A California appeals court on Thursday upheld the state’s laws regarding teacher tenure, dismissal and layoffs, handing a major victory to teachers unions.
The ruling overturns a lower court’s 2014 decision that found after a 10-week trial that job-protection statutes for teachers had created illegal inequalities: Poor and minority children were more likely to be saddled with ineffective teachers who were difficult to fire.
The plaintiffs in the case presented a new civil rights argument against teacher tenure laws, and when it was successful, it was widely expected to be the first of many similar legal challenges in other states. One such suit is pending in New York, and another was filed this week in Minnesota.
The California appeals court agreed that “deplorable staffing decisions” have harmed poor and minority children in California’s public schools. But those decisions were the fault of school system administrators and not the result of the laws themselves, a three-judge panel of the appeals court found.
“The court’s job is merely to determine whether the statutes are constitutional, not if they are ‘a good idea,’ ” the court said in its opinion. “The evidence did not show that the challenged statutes inevitably cause this impact.”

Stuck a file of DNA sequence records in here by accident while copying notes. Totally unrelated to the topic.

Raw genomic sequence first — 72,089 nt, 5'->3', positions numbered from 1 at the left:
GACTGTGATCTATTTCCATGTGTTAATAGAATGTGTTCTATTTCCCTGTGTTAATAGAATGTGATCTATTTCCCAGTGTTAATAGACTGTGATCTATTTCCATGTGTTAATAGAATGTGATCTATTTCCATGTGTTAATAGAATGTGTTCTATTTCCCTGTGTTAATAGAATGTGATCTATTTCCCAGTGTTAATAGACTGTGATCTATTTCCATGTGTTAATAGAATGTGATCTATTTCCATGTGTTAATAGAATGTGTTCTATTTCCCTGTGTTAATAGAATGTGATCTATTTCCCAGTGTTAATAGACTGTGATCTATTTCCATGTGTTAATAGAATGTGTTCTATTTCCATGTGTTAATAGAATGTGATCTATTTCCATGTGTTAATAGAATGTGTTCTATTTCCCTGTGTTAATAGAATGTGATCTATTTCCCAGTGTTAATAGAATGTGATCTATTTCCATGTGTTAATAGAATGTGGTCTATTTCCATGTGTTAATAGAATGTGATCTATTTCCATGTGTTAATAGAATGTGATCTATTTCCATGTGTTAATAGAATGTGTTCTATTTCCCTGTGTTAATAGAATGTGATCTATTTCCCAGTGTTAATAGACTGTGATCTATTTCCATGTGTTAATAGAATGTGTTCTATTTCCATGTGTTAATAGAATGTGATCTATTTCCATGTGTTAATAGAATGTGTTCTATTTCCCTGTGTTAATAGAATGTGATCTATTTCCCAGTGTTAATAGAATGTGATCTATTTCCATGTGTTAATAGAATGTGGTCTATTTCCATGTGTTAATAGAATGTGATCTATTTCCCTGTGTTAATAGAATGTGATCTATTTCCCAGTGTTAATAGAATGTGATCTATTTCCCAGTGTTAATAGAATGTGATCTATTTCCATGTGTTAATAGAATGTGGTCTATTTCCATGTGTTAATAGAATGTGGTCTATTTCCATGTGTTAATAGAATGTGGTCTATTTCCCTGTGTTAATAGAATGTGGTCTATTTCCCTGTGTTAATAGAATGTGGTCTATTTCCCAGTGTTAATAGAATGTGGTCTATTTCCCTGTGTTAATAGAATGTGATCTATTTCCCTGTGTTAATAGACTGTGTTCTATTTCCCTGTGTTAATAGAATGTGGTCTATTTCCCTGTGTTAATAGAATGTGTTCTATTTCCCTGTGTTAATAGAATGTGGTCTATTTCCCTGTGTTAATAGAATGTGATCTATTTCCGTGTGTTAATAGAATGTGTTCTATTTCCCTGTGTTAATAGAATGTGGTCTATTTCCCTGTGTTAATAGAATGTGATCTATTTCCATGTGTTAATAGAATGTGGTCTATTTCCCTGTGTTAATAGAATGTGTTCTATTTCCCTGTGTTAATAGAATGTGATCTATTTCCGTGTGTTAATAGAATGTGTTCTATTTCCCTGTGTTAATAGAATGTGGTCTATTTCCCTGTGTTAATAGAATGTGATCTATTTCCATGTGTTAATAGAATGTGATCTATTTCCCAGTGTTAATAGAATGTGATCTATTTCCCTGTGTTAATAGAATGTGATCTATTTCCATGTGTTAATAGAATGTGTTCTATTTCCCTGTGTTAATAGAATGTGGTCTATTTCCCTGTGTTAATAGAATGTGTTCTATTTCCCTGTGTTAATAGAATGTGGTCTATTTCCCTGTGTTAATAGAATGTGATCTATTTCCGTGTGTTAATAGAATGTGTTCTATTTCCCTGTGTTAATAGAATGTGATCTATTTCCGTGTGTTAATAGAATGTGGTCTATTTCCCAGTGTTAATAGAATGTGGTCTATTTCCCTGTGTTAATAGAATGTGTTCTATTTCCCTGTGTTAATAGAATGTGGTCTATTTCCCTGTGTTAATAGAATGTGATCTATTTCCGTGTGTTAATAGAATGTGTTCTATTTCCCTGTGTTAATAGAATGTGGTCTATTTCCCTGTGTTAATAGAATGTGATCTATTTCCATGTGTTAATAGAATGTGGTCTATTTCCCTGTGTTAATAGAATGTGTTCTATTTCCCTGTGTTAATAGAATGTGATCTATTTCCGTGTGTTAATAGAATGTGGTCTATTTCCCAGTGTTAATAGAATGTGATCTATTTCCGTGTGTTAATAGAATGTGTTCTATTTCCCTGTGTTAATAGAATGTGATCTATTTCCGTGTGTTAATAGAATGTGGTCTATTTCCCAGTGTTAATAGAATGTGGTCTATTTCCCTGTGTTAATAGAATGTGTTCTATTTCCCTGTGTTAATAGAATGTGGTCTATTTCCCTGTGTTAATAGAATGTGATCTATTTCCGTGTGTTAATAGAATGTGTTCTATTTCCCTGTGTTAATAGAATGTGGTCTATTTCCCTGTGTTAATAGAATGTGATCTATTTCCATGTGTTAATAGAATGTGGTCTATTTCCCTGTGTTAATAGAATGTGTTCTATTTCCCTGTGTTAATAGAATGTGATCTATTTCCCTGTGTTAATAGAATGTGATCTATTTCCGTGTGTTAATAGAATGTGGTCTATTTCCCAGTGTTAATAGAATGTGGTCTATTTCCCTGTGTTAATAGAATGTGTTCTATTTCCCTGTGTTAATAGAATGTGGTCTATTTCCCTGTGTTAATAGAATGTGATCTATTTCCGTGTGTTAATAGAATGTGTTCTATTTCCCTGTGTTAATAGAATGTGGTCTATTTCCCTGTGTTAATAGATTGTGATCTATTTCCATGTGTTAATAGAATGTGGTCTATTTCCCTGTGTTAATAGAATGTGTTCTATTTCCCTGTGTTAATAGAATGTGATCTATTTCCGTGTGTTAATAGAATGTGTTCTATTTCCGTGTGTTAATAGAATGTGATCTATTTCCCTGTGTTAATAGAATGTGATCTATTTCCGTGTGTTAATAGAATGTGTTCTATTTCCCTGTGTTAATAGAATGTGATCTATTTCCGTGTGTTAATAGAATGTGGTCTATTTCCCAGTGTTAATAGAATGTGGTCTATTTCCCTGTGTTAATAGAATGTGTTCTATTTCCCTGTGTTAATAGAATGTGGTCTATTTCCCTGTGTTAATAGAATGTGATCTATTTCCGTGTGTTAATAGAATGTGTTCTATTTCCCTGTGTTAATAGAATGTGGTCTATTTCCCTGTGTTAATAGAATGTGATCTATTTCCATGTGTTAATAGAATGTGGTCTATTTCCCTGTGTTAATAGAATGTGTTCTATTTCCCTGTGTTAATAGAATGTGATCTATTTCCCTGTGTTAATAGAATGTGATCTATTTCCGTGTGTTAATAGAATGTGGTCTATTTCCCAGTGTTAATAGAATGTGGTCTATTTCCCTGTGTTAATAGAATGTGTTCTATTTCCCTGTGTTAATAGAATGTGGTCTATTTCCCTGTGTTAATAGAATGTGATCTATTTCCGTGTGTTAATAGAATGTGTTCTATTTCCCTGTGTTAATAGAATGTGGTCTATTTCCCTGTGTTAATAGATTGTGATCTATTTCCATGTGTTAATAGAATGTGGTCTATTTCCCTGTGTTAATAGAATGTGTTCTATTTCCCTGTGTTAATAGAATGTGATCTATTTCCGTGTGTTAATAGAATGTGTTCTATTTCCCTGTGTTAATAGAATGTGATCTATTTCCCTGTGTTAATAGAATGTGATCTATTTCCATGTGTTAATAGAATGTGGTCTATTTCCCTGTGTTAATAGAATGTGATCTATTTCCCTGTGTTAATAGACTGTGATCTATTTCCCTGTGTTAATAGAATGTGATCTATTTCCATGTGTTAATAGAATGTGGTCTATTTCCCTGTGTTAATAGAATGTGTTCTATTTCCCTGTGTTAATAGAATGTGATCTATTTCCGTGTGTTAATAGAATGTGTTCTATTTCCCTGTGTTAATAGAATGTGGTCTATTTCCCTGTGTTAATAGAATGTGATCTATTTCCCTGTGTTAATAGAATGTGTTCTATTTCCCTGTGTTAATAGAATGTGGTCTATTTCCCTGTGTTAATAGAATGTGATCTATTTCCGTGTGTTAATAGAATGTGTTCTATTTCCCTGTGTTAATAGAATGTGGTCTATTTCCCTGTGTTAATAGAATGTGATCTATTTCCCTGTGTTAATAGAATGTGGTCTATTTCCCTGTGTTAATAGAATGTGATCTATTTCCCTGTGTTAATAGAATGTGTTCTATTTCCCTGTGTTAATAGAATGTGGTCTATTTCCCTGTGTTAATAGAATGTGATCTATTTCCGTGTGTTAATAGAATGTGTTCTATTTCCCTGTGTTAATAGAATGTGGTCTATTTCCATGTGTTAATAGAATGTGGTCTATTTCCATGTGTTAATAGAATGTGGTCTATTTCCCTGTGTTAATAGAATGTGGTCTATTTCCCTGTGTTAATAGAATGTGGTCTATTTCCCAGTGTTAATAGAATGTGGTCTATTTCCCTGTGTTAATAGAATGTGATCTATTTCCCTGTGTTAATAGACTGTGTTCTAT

The nine plaintiffs in the case, Vergara v. California, are public-school students backed by Students Matter, an advocacy group. They immediately pledged to appeal the ruling to the Supreme Court of California.
“We came to court to defend the rights of California’s public school students and will continue to do so, despite today’s temporary setback,” Theodore J. Boutrous Jr., a lawyer representing the plaintiffs, said in a statement. “The Court of Appeal’s decision mistakenly blames local school districts for the egregious constitutional violations students are suffering each and every day, but the mountain of evidence we put on at trial proved — beyond any reasonable dispute — that the irrational, arbitrary, and abominable laws at issue in this case shackle school districts and impose severe and irreparable harm on students.”
Unions have described the lawsuit as part of a broader attack on organized labor. Lily Eskelsen García, president of the National Education Association, the largest teachers union in the country, hailed the appeals court decision as a “win for our educators, our schools and most importantly, our students.”
“Ensuring that every student gets a good education is a critical goal but one that can’t be solved with stripping our teachers of their rights,” she said.
Randi Weingarten, president of the American Federation of Teachers, said that attacking teachers in the courts does not help attract new talent to the profession.
“It is vitally important that every single child, particularly the kids who brought this case, receive a great public education,” Weingarten said. “That starts with recruiting, retaining and supporting teachers, not blaming educators for societal problems or stripping away their voice.”